It’s a shockingly common problem among self storage operators. A tenant abandons their storage unit and leaves behind cremains. The term cremains—if you’re fortunate enough to not be familiar with it—refers to the cremated remains of a deceased person. They end up in storage units for all kinds of reasons. Maybe they were handed down through generations of a family until they ended up with someone who had no room for them. Maybe they were being kept safe during a move.
Whatever the reason, when a storage unit is abandoned or seized due to unpaid rent, cremains are often all that remains. So what do you do as a self storage operator? It feels wrong to throw them out and you certainly can’t auction them off.Here are the steps you can take:
Your first step is to try to contact the tenant. Assuming you have up to date contact information (and this is a certainly a good—albeit macabre—reminder that it’s important to keep tenant contact info current), reach out to the tenant. No matter how much rent the tenant might owe you, it’s still your responsibility to return the cremains to them if possible.
If you’re dealing with an abandoned storage unit, odds are the tenant won’t be interested in returning your calls. Now you’re stuck with a stranger’s cremains. What do you do?
Before you do anything, know that you can’t legally spread ashes that don’t belong to you. As much as the idea of finding a nice beach or meadow to spread the ashes onto sounds, don’t do it. If the tenant reemerges and wants the cremains back, you’ll be in legal trouble.You have two options here. First, you can find a clergyman who will do it for you at a cemetery. If you’re not able to find a clergyman to do this, you only have one other option (fair warning: you’re not going to like it). You’re going to have to hang onto the cremains, whether it’s in your office or in a storage unit that the facility uses.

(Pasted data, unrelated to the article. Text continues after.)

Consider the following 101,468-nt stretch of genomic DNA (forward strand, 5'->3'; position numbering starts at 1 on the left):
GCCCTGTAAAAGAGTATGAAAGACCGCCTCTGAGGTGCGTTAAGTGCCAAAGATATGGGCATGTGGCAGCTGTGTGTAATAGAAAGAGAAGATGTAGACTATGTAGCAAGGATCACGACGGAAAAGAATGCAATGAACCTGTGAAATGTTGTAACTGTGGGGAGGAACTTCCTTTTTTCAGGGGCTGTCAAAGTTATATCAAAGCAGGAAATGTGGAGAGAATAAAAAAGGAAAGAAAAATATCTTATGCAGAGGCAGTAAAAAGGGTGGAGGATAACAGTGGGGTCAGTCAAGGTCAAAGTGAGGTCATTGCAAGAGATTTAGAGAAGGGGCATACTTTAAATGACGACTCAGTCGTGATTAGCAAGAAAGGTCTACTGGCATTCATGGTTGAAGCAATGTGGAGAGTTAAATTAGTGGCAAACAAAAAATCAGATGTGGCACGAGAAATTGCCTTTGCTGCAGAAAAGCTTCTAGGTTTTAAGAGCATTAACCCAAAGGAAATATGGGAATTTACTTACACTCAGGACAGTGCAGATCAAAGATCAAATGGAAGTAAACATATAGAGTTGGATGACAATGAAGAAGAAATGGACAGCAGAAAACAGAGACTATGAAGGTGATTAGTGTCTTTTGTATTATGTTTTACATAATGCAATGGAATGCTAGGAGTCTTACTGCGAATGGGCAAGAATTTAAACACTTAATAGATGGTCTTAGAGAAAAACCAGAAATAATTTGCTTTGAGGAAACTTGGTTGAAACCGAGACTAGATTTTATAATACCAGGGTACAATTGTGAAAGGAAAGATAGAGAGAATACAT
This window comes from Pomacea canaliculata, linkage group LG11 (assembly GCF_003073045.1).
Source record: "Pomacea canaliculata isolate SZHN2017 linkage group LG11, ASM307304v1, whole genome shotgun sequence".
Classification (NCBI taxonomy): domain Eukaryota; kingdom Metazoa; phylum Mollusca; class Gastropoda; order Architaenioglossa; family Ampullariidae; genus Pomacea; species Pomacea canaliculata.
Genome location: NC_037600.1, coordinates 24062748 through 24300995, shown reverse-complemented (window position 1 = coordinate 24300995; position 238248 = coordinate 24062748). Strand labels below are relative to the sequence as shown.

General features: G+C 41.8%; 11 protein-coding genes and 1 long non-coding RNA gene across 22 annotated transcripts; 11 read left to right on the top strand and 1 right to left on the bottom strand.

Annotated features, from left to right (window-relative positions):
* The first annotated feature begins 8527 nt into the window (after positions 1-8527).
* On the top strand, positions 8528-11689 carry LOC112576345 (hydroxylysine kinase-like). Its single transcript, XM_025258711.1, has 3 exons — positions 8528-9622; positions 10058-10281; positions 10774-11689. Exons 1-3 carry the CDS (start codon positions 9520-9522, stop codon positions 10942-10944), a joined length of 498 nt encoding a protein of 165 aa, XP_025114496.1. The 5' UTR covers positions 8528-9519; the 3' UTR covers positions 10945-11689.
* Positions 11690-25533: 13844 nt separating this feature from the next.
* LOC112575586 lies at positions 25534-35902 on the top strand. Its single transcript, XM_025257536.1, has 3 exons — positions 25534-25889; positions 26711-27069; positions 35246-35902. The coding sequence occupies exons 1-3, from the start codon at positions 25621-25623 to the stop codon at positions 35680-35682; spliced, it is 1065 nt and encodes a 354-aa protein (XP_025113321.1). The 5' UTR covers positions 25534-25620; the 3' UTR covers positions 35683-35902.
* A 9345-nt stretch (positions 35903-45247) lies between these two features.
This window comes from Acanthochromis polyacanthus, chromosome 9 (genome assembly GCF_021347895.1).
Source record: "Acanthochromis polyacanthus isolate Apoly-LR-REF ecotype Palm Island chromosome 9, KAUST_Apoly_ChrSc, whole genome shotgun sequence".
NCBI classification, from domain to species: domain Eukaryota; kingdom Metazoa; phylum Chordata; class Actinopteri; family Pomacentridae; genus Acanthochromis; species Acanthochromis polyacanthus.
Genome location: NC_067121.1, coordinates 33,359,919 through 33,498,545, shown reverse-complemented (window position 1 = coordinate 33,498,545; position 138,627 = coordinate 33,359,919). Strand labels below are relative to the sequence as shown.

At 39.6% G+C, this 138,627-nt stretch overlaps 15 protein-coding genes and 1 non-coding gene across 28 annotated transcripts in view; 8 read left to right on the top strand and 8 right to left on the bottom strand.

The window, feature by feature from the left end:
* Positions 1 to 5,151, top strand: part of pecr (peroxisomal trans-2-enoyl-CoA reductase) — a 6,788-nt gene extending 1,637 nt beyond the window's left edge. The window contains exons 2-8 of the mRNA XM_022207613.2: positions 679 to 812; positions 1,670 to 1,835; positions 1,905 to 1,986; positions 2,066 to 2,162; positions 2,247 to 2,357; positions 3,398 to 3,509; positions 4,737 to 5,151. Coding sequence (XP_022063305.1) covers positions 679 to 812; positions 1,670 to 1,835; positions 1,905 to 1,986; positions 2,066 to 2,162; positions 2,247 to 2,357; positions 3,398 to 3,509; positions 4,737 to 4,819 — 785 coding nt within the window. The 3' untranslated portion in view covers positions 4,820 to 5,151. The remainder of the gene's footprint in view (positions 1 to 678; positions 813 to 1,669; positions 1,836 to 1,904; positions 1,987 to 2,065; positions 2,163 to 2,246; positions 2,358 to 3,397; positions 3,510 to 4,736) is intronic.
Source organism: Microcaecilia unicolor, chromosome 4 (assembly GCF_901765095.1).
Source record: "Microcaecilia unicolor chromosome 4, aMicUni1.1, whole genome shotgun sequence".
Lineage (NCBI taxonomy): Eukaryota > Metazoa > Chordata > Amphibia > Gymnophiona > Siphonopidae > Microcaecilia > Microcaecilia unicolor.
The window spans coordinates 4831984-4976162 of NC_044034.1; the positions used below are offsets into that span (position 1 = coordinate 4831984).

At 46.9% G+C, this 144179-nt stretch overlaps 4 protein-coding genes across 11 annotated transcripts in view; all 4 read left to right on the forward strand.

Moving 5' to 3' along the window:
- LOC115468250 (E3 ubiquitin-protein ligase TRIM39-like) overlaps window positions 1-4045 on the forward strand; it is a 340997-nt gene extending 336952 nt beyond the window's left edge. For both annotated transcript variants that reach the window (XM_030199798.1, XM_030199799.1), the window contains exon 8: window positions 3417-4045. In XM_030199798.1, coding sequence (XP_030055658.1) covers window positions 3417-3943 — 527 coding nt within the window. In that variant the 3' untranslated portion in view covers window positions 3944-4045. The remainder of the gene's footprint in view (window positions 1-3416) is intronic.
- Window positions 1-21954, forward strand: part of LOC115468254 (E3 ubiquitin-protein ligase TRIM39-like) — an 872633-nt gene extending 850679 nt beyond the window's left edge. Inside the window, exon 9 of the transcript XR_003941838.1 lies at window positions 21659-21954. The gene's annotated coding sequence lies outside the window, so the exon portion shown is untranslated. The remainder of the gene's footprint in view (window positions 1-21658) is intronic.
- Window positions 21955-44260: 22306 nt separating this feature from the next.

It’s impossible to monitor every single thing tenants put into their storage units, but trying to set some standards is your best defense against situations like the abandoned cremains dilemma. You likely already have language in your lease forbidding tenants from storing living things, but it might be time to add non-living entities to that section, or more specifically, cremains.
In addition to the extra work involved in legally and ethically dealing with abandoned cremains, human ashes also present a problem in self storage due to the fact that it’s impossible to put a value on them. This complicates self storage insurance and value limits on leases.
Finding cremains in an abandoned storage unit is an unpleasant thing, but it’s a circumstance that many self storage operators have found themselves in, so if it happens to you, take comfort in knowing others have been there before. Handle the situation legally and with dignity and move on with your day.